Gangwon Province, November 23
About 10 Scaly-sided Merganser (the exact site and date is being withheld at the wishes of Mr Sim to reduce disturbance to the Mergansers).
Geum River Estuary and vicinity, November 21
Oh-seong Mountain was quite active with various passerines. The best was a single Red-flanked Bluetail. The area adjacent to the Geum River had both Wood (very unusual this late) and Green Sandpipers (which overwinter in small numbers) as well as a small group of Grey Wagtails. In the river itself 10s of thousands of Baikal Teal are building up in numbers. The estuary had a single Falcated Duck. One reservoir had 30+ Coot bobbing about over the wind swept water.
Namsan Park, Seoul, November 21
2 Japanese White-eye
Japanese White-eyes are scarce in the Seoul area with (according to Park Jin Young's Doctoral thesis 2002) only two records (both in winter), and one further record in Incheon.
Heuksan Island, November 19 - 20
Remarkable news from Park Jong Gil who on the 19th was on Heuksan at Eri waiting for a ferry when the Siberian White Crane previously seen at Seosan (from 4 pm or so on the 18th leaving at 10:25 in the morning of the 19th) flew over at him at 4:40 pm and landed nearby. The crane was again present on the 20th.
Preliminary research into records of Siberian White Crane in the Republic of Korea (based mainly on Park Jin Young, unpublished doctoral thesis, 2002) suggests the following:
- 1 in 1992, November, Han-Imjin River
- 1 in 1997, March, Han-Imjin River
- 1 in 1997, October, Han-Imjin River
- 1 in 1999, November-December, Cheorwon DMZ (listed in the thesis as three separate records but more likely refers to a single long-staying individual)
- 1 or 2 in 2001, November-December, one Han-Imjin River and one Cheorwon DMZ
- and 1 in 2004 November, Seosan and Heuksan Island.
Also on Heuksan, 1 Water Pipit, close to the site where Park Jong Gil found three on November 26th 2003 (for images go to Year Review 2003.
Prior to these four birds, there are only a handful of (collected) records of Water Pipit in Korea
According to a paper by Fennell in Condor (Vol 61, May 1959) most were assigned as Anthus spinoletta blakistoni and are as follows:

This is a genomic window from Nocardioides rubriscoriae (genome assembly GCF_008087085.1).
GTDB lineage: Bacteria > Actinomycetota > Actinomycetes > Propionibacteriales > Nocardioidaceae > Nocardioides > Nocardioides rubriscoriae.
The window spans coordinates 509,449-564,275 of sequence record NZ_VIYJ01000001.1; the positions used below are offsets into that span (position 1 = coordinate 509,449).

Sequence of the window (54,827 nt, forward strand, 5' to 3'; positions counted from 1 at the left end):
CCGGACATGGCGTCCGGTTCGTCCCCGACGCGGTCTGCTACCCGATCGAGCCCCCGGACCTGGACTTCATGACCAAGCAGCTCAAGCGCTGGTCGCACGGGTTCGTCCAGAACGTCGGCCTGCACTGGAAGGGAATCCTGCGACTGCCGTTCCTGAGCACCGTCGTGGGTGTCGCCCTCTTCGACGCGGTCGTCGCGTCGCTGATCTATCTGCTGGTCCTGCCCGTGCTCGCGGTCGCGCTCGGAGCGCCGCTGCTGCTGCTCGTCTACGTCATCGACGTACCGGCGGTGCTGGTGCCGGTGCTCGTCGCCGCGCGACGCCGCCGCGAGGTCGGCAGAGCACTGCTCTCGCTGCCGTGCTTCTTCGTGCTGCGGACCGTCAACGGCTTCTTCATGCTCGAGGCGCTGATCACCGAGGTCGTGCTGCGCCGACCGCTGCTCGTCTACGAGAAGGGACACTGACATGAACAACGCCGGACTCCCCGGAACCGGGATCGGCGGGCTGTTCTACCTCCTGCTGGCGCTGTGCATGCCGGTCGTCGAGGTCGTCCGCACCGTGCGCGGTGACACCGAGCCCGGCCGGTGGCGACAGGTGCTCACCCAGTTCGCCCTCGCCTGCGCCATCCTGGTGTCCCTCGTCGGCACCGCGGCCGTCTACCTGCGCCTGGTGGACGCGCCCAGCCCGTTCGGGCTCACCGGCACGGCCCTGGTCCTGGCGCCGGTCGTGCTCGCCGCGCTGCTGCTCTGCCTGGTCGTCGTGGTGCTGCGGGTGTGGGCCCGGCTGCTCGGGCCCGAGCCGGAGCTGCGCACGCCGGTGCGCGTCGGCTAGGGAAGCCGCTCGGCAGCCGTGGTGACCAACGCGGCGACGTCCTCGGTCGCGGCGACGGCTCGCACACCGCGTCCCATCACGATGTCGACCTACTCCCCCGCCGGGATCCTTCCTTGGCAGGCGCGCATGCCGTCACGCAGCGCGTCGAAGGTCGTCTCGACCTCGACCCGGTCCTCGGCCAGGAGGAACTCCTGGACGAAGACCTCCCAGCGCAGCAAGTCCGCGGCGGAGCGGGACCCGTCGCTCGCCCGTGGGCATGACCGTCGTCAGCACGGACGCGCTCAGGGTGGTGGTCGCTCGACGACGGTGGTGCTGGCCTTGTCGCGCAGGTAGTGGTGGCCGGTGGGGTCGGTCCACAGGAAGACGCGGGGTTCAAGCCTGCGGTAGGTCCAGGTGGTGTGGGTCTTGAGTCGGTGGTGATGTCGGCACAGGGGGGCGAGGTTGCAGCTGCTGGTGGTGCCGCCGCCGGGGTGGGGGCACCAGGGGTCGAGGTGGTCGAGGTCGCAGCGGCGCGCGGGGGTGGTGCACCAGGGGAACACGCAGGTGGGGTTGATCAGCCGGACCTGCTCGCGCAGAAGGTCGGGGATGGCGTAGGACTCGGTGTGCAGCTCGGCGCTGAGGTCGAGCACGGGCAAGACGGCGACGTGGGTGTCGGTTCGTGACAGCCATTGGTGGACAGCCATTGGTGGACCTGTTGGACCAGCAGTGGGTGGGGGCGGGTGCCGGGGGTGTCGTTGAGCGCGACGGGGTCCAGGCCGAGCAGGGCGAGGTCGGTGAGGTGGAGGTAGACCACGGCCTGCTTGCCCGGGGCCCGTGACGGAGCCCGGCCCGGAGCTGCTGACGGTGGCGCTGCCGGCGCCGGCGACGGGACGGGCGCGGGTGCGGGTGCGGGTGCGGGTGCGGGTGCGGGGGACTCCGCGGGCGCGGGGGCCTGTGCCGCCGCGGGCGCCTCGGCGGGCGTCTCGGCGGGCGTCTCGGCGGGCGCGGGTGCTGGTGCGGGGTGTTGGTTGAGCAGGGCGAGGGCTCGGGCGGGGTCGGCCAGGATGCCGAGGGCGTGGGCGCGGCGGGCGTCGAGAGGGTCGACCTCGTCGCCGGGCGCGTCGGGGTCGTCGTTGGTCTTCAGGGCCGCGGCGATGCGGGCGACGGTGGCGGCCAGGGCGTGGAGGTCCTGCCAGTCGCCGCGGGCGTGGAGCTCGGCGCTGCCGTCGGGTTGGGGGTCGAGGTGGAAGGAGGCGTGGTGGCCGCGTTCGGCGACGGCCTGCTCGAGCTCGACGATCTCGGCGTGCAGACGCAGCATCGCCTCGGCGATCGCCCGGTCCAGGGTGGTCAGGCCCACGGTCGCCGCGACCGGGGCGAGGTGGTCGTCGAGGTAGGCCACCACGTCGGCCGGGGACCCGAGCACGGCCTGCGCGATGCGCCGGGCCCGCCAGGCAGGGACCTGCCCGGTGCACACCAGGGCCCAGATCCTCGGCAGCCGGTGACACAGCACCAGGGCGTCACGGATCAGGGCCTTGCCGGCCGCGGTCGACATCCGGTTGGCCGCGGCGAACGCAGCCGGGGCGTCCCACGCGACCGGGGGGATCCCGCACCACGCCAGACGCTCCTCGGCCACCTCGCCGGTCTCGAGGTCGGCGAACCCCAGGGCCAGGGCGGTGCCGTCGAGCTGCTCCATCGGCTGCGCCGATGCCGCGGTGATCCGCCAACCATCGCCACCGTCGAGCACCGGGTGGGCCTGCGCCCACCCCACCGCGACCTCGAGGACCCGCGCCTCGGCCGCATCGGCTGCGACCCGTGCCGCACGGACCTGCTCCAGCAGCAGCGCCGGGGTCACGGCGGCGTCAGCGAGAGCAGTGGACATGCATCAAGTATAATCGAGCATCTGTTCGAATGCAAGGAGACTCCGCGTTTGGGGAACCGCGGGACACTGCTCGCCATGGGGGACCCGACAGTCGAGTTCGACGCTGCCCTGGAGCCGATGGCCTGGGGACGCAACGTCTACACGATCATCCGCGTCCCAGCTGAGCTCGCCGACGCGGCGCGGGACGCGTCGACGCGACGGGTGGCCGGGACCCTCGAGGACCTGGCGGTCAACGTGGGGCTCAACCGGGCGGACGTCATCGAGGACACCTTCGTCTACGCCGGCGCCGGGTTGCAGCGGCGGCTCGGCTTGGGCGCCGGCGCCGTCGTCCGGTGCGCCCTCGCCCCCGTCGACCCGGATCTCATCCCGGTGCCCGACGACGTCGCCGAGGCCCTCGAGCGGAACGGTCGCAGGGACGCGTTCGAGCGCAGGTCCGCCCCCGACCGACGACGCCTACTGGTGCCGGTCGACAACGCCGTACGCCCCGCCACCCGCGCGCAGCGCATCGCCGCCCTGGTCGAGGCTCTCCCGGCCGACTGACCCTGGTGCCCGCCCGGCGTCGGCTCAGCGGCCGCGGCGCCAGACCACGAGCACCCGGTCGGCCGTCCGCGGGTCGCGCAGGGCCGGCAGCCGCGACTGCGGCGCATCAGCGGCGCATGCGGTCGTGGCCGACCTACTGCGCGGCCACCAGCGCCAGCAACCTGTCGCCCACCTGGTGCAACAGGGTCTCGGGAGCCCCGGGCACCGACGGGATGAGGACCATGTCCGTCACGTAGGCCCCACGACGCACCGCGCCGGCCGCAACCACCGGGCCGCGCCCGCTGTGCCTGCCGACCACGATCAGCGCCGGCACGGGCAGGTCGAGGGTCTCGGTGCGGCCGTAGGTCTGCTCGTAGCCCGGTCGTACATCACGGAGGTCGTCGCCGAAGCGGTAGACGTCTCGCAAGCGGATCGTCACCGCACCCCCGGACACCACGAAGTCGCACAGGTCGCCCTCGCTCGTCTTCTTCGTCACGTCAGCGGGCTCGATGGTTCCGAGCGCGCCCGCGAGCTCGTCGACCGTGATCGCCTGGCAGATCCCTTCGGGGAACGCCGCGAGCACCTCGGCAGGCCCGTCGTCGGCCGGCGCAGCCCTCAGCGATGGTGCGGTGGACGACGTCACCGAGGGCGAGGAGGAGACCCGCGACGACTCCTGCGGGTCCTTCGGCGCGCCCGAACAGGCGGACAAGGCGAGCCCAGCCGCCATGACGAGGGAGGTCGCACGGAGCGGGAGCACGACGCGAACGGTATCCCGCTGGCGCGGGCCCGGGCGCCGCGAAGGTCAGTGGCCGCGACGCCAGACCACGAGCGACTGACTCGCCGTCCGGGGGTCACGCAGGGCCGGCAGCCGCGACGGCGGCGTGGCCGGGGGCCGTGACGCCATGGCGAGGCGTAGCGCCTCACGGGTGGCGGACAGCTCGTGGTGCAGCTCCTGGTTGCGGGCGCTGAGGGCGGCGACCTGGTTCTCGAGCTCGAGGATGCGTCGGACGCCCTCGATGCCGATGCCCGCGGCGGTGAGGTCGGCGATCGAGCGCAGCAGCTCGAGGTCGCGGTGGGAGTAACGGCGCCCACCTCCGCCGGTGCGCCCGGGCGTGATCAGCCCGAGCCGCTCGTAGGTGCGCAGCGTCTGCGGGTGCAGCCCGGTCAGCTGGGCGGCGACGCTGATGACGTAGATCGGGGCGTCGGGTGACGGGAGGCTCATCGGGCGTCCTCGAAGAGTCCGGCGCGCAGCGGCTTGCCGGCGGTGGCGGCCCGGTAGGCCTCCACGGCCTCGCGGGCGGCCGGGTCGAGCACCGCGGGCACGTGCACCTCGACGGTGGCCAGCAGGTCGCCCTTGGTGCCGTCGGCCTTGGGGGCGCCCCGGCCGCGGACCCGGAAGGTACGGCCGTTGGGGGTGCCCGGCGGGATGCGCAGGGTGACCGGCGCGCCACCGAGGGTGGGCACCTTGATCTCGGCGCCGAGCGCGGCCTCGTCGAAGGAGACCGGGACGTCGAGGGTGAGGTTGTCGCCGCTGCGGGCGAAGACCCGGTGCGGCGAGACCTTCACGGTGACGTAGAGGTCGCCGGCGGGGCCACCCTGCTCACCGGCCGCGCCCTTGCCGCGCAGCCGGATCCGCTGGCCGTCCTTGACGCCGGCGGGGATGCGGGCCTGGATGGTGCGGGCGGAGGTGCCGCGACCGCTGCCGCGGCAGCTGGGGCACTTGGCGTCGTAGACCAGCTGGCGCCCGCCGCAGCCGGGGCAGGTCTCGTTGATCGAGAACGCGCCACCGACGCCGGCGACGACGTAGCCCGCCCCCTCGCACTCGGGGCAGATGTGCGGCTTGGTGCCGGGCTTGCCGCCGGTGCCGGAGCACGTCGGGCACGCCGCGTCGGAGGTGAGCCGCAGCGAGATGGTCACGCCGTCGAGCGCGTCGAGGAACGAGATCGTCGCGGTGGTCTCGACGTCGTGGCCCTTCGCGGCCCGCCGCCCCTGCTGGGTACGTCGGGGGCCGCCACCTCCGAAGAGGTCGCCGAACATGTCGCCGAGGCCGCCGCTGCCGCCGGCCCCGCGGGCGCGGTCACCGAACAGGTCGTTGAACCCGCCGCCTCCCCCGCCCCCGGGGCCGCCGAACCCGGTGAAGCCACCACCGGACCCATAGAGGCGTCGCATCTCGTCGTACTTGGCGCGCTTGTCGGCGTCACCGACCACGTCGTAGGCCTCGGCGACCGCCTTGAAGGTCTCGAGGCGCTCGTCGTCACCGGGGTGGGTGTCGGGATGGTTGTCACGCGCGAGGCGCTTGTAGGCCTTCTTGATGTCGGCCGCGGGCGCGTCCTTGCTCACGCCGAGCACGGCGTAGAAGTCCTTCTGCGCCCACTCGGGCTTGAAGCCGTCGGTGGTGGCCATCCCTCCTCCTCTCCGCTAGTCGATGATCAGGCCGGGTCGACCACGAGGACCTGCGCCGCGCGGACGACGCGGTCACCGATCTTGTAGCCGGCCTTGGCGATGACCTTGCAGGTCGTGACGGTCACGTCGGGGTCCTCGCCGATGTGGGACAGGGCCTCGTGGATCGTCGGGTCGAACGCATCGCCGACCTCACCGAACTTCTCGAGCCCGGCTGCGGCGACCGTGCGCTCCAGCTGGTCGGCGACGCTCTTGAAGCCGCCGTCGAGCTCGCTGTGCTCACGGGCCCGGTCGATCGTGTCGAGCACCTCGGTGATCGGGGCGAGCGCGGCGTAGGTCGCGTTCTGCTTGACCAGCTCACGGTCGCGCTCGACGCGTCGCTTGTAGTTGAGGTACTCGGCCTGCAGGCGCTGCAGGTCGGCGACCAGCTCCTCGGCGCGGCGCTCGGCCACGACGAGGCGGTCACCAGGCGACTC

- One male (perhaps first year). Idon, Gyeonggi Do (Gwangneung), Nov 23, 1957
- One unaged: NE Seoul, January 12, 1958
- Two, one male, one female, same site, NE Seoul, January 19, 1958
All specimens identified as blakistoni by Deignan and deposited in the Museum of Verterbrate Zoology
- A further specimen was collected at Kumhaw, Gangwon Do, on December 1, 1929. It was reported as "doubtful" by Austin, but was still held in the Yamashina in the 1950s (Bull. Mus. Comp. Zoo, 101, 1948: 236) and was considered by Toji Mishima as "definitely" a blakistoni.
Additionally there is one previous sight record:
- One (description still waiting) seen by Paul Leader, on Jeju Island on November 22nd or 23rd, 2003.
Seosan Lake A, November 18 - 19
A Siberian White Crane, found in the late afternoon on the 18th, was seen leaving southwards in the morning of the 19th.
Remarkably it was then re-found on Heuksan Island (about 250km to the southwest) by Park Jong Gil (see map below) - there are few records of large waterbirds being re-located, proof perhaps that the birding community here is growing and communicating more.
Hong Island, November 13 - 18
News recieved of yet another good Hong Island record (see Nov 02 and 13 below): a Long-tailed Shrike found on the 13th and still present today. Listed as a vagrant in Lee, Koo, and Park (2000), there have been approximately 13-14 records since 2000 - mostly on offshore islands. (For a discussion note from autumn 2002 go to The Long-tailed Shrike in South Korea.)
Geum and Mangyeong River Estuaries, November 14
A single Lesser White-fronted Goose was at the Geum Estuary. After the mud flats disappeared a couple of White Spoonbills flew by (at the Mangyeong fourteen or more Spoonbills were present). Northern Shoveler, Common Shelduck, Whooper Swan, Smew and Goldeneye were personal firsts for the season.
Imjin river, November 14
11 Black Vulture
Izumi, November 13
The number of Cranes at Izumi have been counted by Tsuru Hogoka.
White-naped Crane: 224
Sandhill Crane: 3
Demoiselle Crane: 1
Common Crane: 1
Imjin river, November 13